Sonia continued to exhibit with various abstract groups, her compositions becoming harder edged and their geometric language more complicated.  Yet it was Robert’s paintings that represented Orphism at the Museum of Modern Art’s major exhibition Cubism and Abstract Art and it was not till 1958 that a major retrospective of her work was held in Germany, eventually inaugurating more than fifty solo shows in the years up to the 1980’s. It was only in 1987 that a joint exhibition of the two Delaunays put on as the Musée d’Art Moderne in Paris. Mme Sonia Delaunay died in Paris at the age of 94 in 1979.

 

© Anna Leung May 2015

The EY Exhibition: Sonia Delaunay at Tate Modern, London, 15 April – 9 August 2015.

Anna Leung is a London-based artist and educator now semi-reitred from teaching at Birkbeck College but taking pccasional information groups to current art exhibitions.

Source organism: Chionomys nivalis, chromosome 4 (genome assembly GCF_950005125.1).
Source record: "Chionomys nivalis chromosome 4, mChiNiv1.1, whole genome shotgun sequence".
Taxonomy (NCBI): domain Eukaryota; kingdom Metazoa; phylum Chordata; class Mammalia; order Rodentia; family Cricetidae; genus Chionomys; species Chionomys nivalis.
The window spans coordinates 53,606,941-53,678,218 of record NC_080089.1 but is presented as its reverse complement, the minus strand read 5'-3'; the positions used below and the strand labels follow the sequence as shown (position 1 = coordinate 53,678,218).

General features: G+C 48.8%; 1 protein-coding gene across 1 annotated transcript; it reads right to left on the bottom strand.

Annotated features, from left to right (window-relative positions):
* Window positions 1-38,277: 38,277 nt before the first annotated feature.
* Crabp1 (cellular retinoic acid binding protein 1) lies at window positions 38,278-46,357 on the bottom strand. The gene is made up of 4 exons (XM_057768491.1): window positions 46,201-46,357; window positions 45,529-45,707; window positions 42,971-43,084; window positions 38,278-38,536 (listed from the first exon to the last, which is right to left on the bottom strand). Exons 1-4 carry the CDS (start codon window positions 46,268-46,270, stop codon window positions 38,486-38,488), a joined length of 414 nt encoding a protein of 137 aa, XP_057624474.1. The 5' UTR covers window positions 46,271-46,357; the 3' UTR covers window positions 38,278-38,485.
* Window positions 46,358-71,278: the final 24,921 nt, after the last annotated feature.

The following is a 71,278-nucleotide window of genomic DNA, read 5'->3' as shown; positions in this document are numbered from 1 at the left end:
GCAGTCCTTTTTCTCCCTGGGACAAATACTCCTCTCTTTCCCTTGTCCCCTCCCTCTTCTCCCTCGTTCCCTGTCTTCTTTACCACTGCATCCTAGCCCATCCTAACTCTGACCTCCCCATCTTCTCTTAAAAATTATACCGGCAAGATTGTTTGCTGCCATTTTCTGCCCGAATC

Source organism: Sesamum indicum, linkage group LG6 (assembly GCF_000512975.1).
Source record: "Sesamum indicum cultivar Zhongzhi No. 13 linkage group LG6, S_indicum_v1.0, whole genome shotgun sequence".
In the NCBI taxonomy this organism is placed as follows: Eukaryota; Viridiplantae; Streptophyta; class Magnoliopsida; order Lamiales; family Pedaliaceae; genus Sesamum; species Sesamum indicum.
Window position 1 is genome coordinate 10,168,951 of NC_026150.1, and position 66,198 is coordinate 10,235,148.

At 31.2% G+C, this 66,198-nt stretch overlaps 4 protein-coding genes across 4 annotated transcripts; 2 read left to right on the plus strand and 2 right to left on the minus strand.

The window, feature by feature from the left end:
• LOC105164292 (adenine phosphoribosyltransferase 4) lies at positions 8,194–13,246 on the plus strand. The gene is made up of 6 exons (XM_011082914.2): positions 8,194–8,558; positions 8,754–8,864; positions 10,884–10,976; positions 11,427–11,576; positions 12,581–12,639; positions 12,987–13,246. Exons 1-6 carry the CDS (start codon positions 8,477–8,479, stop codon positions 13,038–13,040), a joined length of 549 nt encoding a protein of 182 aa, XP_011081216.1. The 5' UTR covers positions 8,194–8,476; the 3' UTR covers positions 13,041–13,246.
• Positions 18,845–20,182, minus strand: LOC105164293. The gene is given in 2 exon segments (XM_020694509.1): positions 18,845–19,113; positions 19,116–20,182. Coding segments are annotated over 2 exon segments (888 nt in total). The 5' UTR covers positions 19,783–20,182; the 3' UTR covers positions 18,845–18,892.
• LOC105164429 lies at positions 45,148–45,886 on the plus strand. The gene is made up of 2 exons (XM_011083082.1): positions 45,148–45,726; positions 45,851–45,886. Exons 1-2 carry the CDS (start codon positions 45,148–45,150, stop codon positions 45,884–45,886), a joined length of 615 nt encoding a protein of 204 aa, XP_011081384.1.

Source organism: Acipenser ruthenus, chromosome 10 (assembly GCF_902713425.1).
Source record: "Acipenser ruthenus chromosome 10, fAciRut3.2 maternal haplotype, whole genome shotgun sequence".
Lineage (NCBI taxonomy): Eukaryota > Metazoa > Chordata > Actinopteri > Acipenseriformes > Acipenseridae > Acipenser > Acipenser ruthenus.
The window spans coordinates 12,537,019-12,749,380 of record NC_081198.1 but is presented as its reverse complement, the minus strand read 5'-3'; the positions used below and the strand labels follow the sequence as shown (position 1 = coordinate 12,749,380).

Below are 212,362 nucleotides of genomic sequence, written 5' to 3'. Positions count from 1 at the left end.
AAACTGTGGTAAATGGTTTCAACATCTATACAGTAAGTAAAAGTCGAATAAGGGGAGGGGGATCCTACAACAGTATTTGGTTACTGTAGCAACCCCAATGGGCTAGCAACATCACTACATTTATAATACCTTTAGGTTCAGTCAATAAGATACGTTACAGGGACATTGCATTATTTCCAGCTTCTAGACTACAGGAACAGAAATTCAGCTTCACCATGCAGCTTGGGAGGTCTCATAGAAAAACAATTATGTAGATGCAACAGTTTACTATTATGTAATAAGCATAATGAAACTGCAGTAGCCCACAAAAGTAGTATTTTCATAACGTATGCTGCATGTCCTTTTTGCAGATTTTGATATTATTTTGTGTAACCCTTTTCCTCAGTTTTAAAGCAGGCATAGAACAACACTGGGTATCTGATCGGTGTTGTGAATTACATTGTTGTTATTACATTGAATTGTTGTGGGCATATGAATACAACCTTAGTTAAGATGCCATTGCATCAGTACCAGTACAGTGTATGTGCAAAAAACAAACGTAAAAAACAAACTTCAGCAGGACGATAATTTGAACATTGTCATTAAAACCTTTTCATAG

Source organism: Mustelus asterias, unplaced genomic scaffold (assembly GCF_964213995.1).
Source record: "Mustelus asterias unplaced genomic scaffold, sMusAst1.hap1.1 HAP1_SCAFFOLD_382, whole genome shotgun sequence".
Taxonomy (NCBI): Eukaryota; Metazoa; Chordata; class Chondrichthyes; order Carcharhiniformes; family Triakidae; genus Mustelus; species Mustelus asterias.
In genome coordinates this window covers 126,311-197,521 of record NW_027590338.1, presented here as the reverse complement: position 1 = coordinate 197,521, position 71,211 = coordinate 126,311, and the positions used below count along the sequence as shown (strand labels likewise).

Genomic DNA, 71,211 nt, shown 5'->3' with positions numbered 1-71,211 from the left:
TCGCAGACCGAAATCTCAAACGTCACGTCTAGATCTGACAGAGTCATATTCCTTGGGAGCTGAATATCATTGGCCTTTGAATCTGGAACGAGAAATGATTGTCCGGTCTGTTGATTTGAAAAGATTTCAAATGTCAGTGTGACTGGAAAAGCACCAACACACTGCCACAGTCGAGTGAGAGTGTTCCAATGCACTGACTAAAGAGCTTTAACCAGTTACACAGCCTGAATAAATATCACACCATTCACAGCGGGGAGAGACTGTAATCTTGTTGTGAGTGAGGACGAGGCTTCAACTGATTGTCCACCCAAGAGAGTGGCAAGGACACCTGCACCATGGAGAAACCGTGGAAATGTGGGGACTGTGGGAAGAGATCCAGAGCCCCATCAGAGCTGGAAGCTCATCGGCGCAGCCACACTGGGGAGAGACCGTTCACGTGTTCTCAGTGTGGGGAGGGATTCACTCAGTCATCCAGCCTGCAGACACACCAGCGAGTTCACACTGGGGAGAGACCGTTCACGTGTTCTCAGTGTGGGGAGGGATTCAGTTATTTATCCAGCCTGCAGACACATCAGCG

August  2015           Joan Jonas        Three Pavilions       

Sonia Delaunay Yellow Nude 1908 Musée des Beaux-Arts de Nantes, Nantes © Pracusa 2014

Sonia Delaunay Prismes electriques 1914 Centre Pompidou Collection, Mnam / Cci, Paris © Pracusa 2013057 

Sonia Delaunay (right) and two friends in Robert Delaunay’s studio, rue des Grands-Augustins, Paris 1924. Image courtesy of Bibliothèque nationale de France, Paris

Sonia Delaunay Propeller (Air Pavilion) 1937 Skissernas Museum, Lund, Sweden
© Pracusa 2014083 Photo: Emma Krantz

Sonia Delaunay Coat made for Gloria Swanson 1923-24 Private Collection © Pracusa 2014083

Sonia Delaunay Rhythm Colour no. 1076 1939 Centre National des Arts Plastiques/Fonds National d’Art Contemporain, Paris, on loan to Palais des Beaux-Arts de Lille © Pracusa 2014083

Sonia Delaunay Simultaneous Dresses (The three women) 1925
Museo Thyssen-Bornemisza, Madrid © Pracusa 2014083

Sonia Delaunay (1885 - 1979).

Photo courtesy of thechromologist.com.